The Panel concludes that Complainant has not satisfied Policy ¶ 4(a)(i) and declines to analyze the other two elements of the Policy. See Netsertive, Inc. v. Ryan Howard / Howard Technologies, Ltd., FA 1721637 (Forum Apr. 17, 2017) (finding that because the complainant must prove all three elements under the Policy, the complainant’s failure to prove one of the elements makes further inquiry into the remaining element unnecessary); see also Wasatch Shutter Design v. Duane Howell / The Blindman, FA 1731056 (Forum June 23, 2017) (deciding not to inquire into the respondent’s rights or legitimate interests or its registration and use in bad faith where the complainant could not satisfy the requirements of Policy ¶ 4(a)(i)).
As the Panel’s conclusion on the first element is dispositive of the present dispute, a majority of the Panel declines to address the other elements set forth in Paragraph 4(a). See Netsertive, Inc. v. Ryan Howard / Howard Technologies, Ltd., FA 1721637 (Forum Apr. 17, 2017) (finding that because the complainant must prove all three elements under the Policy, the complainant’s failure to prove one of the elements makes further inquiry into the remaining element unnecessary); see also Wasatch Shutter Design v. Duane Howell / The Blindman, FA 1731056 (Forum June 23, 2017) (deciding not to inquire into the respondent’s rights or legitimate interests or its registration and use in bad faith where the complainant could not satisfy the requirements of Policy ¶ 4(a)(i)).
Accordingly, a majority of the Panel declines to address these elements.[i]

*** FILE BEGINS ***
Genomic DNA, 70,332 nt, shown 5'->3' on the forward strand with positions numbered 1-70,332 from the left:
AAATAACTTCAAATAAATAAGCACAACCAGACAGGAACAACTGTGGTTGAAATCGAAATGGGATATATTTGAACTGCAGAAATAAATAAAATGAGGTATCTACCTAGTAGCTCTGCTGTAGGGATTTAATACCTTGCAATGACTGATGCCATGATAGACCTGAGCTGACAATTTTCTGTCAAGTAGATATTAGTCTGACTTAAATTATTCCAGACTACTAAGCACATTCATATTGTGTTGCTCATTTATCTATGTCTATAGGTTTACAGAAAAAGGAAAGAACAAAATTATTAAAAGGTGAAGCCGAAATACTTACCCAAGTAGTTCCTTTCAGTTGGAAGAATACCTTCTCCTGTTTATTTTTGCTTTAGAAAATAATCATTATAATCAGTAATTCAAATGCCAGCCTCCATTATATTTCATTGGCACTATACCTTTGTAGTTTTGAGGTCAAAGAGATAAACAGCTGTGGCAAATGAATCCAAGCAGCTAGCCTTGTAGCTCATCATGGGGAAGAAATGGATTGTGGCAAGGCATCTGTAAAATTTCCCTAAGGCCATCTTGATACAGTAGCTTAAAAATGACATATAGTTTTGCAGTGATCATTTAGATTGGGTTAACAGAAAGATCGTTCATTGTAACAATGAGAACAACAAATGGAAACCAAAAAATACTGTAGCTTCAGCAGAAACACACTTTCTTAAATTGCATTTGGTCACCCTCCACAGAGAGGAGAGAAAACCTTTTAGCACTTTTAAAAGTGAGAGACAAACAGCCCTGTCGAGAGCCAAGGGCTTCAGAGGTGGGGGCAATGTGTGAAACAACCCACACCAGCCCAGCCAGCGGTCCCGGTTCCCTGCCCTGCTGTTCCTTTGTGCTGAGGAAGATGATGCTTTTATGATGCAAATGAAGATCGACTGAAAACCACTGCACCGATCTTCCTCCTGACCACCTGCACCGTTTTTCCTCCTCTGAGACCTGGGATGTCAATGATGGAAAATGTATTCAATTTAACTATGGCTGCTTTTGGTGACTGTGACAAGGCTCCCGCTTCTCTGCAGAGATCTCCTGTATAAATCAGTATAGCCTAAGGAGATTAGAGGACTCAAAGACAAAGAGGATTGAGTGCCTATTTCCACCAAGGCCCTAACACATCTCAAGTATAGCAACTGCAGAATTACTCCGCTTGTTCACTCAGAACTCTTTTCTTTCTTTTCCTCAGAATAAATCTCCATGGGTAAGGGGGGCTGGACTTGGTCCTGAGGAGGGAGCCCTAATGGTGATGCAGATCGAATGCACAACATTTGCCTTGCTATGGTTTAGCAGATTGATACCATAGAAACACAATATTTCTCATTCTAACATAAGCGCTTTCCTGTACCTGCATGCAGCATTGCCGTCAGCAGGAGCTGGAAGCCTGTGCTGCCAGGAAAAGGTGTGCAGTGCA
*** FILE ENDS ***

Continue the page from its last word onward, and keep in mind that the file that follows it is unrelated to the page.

A minority of the Panel (Mr. Brown) would address and make findings on those two elements. Accordingly, and before reaching a firm conclusion on Reverse Domain Name Hijacking, it is appropriate in his opinion at least to say what his decision would have been on the other two issues, namely rights and legitimate issues and bad faith. On the former, Panelist Brown would find that the Respondent has shown that it has a right or legitimate interest in the domain name because the evidence is that the Respondent has used the domain name for a personal blog which has attracted numerous other users and because the domain name is a surname and could be of legitimate interest to persons of that name, one of whom inquired about the name on 21 May 2019, which was of course before the Complainant was incorporated on 10 December 2020 and before it applied for its trademark. On the latter issue, bad faith, the Respondent has shown that it did not register the domain name in bad faith because it registered the domain name 25 December 2012 and the Complainant did not apply for its trademark until 9 March 2021 so there were no trademark rights to which any bad faith registration could be directed. Nor did it use the domain name in bad faith as the evidence is that it did not copy the Complainant or cause any confusion with it. Accordingly, the Respondent has prevailed on all three issues and in the light of that has asked a finding of RDNH. Panelist Brown would make that finding.